Recently I got to work on a project that was destined to serve as a table display at a major U.S. tradeshow. Complicating matters was that I would not be traveling to the tradeshow myself so the contraption had to be shipped and set up by those who would not see the hardware in person until the day it was delivered. Furthermore, while I was the hardware guy with a limited software background, the smart folks setting it up were software engineers with limited hardware background. One last background fact, the project was built to showcase the services and capabilities of three separate companies who were teaming up for this specific effort. Also, one of the major components was a given so we had to work within the constraints of the hardware and firmware of that device.

I learned quite a few lessons about building a project that was more than a prototype and less than production-ready. It was also a rather physically large contraption (relative to what I typically work on) coming in at 36” (L) x 18” (W) x 12” (H). And as I mentioned before it had to be shipped across the country and set up by others with my support only possible over the phone.

This blog is meant to serve as a quick and dirty debrief of those lessons in case you find yourself in a similar predicament.

First, let’s look over the top-level requirements for the project:

  1. Two tanks that move liquid between them while monitoring the water levels with alerts when either tank becomes full.
  2. Send tank and pump telemetry to the designated IoT cloud service.
  3. Minimize hardware complexity since the demonstration is about the Cloud and software
  4. Quiet
  5. Desktop size  (Estimated Overall Dimension: 30” (L) x 18” (W) x 12” (H)
  6. Lightweight so to be easily transportable
  7. Constraint: x4 4-20mA or 0-10V sensor inputs
  8. Constraint: x5 Open Collector Output, 200mA; selectable 3.3, 5, 15, 24 VDC

In short, it was a rather straightforward demonstration of an industrial process meeting the Internet of Things (IoT) in a small, demo-sized form factor.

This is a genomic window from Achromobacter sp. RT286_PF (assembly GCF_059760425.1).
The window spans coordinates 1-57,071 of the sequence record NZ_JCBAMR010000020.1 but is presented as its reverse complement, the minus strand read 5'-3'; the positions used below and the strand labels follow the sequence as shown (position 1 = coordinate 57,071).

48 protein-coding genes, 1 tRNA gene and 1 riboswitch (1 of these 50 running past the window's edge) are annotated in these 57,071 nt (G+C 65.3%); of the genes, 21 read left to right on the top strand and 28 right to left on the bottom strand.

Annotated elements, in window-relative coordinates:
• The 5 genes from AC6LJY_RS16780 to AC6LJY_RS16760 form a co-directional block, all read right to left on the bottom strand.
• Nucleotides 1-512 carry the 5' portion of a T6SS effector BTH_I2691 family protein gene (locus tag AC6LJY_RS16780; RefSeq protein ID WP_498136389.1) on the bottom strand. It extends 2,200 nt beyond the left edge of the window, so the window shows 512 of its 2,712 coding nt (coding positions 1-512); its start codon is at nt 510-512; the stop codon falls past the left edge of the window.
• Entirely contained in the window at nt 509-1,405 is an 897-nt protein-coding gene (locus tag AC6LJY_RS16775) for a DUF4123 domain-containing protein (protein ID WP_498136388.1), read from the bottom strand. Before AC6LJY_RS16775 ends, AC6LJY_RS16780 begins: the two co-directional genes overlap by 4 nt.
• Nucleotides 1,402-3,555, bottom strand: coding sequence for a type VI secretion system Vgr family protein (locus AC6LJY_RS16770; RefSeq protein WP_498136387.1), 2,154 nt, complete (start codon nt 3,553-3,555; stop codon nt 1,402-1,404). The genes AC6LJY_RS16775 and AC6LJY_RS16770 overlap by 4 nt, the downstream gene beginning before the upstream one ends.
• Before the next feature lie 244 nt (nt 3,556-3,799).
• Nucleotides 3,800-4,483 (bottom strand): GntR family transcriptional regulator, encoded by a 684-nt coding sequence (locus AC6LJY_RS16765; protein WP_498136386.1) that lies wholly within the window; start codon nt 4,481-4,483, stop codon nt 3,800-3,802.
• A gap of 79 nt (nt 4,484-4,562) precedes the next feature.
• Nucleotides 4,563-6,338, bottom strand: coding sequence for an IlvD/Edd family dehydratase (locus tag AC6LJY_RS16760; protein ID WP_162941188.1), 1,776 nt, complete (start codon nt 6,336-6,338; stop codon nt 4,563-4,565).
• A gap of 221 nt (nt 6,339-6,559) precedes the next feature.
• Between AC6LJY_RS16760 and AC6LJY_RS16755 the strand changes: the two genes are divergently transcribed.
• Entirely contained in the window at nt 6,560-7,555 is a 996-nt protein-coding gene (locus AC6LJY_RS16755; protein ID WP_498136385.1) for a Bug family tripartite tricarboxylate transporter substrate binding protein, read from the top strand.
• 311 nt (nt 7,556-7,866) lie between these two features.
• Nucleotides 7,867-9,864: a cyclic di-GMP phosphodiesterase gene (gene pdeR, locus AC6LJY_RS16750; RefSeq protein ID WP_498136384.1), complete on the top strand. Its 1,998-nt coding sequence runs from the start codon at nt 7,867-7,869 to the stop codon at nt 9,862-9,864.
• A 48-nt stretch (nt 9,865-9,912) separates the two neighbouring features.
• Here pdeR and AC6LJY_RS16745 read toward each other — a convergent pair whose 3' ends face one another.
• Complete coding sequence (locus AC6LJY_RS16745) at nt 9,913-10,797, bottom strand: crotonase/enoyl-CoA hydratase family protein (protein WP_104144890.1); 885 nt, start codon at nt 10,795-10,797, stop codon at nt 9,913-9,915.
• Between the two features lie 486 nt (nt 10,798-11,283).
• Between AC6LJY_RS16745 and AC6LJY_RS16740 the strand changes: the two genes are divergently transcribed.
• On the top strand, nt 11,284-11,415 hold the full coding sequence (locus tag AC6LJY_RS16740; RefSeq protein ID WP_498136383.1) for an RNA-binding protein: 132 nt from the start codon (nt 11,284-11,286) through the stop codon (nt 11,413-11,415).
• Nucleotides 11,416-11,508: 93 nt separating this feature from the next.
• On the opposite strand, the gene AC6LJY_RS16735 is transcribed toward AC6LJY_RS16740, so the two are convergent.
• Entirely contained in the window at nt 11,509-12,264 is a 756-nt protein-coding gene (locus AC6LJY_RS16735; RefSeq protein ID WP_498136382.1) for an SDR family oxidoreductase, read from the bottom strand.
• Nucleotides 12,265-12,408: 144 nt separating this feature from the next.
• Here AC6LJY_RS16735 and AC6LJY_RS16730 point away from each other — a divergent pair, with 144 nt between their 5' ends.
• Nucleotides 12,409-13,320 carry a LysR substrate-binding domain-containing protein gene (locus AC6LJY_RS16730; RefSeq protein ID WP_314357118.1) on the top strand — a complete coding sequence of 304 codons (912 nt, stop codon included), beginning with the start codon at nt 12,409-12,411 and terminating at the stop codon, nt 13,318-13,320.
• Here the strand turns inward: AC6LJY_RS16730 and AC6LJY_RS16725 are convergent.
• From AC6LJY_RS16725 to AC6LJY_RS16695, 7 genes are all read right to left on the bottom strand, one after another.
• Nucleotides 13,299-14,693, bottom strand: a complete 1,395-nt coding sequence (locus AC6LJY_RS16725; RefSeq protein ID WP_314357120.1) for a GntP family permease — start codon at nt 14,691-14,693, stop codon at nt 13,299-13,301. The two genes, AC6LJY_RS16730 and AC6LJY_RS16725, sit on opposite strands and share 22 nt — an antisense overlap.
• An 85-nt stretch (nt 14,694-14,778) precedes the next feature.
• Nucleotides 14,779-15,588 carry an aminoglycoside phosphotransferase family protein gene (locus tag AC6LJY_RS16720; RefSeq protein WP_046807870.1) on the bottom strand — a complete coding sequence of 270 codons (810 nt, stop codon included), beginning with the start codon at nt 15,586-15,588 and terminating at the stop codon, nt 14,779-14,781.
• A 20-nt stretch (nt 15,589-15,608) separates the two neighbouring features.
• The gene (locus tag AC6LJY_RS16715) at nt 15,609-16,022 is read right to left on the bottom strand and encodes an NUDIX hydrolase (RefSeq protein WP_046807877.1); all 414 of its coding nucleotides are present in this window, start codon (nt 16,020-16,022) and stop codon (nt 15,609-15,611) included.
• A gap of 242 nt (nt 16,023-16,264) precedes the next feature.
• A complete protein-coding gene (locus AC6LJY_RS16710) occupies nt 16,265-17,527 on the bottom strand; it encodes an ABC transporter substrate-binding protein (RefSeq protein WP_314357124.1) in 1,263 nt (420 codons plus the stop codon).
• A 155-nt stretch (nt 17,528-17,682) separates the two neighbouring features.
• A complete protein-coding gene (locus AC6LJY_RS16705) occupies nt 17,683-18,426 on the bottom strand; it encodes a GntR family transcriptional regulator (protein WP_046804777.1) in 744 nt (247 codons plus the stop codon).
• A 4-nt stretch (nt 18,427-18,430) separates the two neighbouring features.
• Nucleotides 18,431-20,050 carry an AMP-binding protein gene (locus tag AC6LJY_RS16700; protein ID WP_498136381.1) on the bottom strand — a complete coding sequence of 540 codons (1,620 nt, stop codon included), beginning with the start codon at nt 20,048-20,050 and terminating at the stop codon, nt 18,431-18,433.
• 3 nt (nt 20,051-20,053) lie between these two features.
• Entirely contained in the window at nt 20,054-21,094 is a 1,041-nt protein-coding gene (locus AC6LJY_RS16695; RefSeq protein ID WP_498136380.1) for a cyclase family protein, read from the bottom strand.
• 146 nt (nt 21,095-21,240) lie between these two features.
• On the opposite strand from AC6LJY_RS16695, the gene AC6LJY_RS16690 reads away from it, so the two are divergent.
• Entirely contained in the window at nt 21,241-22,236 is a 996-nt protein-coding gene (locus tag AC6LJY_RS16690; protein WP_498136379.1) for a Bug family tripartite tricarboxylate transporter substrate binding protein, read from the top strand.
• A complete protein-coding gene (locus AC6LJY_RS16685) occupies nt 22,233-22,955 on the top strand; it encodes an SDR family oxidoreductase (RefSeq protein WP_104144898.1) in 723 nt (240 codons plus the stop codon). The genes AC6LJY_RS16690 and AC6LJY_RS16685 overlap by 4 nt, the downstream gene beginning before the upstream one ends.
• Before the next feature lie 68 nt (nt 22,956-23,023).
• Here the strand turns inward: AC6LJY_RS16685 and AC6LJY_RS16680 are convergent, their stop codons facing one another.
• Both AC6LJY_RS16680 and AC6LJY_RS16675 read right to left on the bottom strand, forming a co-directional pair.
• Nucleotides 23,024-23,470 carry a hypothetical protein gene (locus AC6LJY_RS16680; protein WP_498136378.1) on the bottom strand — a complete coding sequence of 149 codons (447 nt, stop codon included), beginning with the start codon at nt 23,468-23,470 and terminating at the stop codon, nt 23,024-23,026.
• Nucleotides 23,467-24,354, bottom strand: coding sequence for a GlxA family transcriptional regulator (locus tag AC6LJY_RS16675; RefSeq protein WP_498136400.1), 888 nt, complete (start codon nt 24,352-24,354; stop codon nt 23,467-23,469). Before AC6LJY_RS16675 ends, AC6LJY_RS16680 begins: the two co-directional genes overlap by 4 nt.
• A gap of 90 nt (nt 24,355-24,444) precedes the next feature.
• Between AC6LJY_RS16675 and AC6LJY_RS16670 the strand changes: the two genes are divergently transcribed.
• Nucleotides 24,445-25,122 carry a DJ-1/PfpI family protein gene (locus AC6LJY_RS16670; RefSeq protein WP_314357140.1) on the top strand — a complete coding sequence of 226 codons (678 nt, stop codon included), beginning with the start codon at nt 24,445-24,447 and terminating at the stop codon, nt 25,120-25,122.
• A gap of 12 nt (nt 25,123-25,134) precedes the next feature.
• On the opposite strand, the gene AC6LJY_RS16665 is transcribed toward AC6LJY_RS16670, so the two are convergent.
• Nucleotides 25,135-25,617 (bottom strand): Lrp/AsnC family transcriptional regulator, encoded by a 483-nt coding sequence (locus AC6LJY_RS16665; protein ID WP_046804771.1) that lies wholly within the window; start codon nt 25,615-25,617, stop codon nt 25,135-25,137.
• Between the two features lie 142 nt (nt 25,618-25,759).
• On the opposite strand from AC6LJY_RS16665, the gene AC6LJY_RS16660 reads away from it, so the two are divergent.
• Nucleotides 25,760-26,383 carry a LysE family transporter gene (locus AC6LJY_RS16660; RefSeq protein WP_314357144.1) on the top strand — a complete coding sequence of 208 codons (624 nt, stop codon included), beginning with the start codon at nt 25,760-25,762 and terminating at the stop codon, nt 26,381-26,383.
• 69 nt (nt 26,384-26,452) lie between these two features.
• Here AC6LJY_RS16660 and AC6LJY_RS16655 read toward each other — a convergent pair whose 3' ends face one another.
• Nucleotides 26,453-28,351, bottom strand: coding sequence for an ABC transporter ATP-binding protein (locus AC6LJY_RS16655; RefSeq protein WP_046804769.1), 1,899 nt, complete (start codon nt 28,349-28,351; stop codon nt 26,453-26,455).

Lessons Learned

  1. Do not permanently mount any component that might need to be replaced or is fragile enough that it may need to be shipped separately. Ensure that any mounting is easily swappable.  Consider magnets, velcro, or universal mounting systems such as DIN rail. Screws and adhesives should be used only if absolutely necessary.
  2. Use lever-nuts connectors to connect wires between components. Do not solder or use other permanent connectors between wires.
  3. Use quality 20 or 22 SWG solid core wires for breadboarding. 18 AWG stranded wire for routing wire long distances or with lots of bends. 
  4. Establish q wire color code (e.g black for ground, red for power, yellow for clock signals, white for data signals)
  5. Use colored heat shrink to indicate the purpose of grouped wires in a wiring harness.
  6. Use zip ties or hot glue around cables when they go external from an enclosure to provide strain relief.
  7. Always tin the ends of wires before joining two wires together.
  8. Use  ¾” standoffs to raise up project off the table.  It gives enough clearance to route wires without being too tall.  It also adds some ruggedness during shipping.
  9. When cutting a hole through plastic use a step bit, go slow, and coat with dish soap. Use a piece of tape to indicate which bit step to stop at.
  10. Ensure that you are not using oddball components in your project. Being able to source components quickly and cheaply relies on using common parts. Octoparto’s Common Parts Library is a great source to find which electronic components are easily sourced.  When it comes to screws, #6-32, #4-40, and #2-56 are among the most common with common lengths being 1”, 3/4”, 1/2”, 3/8” and 1/4”.
  11. Don’t invent the wheel if not needed. Breakout boards of components are your friend. Do not create your PCB if not necessary.
  12. When inserting switch in series with external battery pack, cut positive cable and insert a switch/button in series
  13. Measure power consumption on the low side, between load and ground.
  14. Use a “#define DEBUG” macro to easily toggle whether or not the microcontroller is printing debug messages over the serial connection.
  15. Know the difference between const int, static int, and the #define preprocessor directive.
  16. Know the difference uint_16 vs int
  17. Know the difference between delay functions, interrupts, timers, and schedulers.
  18. Follow PEP8 naming conventions for variables:
    1. variable and function names use lower_case_with_underscores
    2. class/struct names use CamelCase,
    4. byte RfidReaders[] = {RFID_READER1_CS};
    5. _VarName for private variables
    6. enum PuzzleState {Initialising, Running, Solved};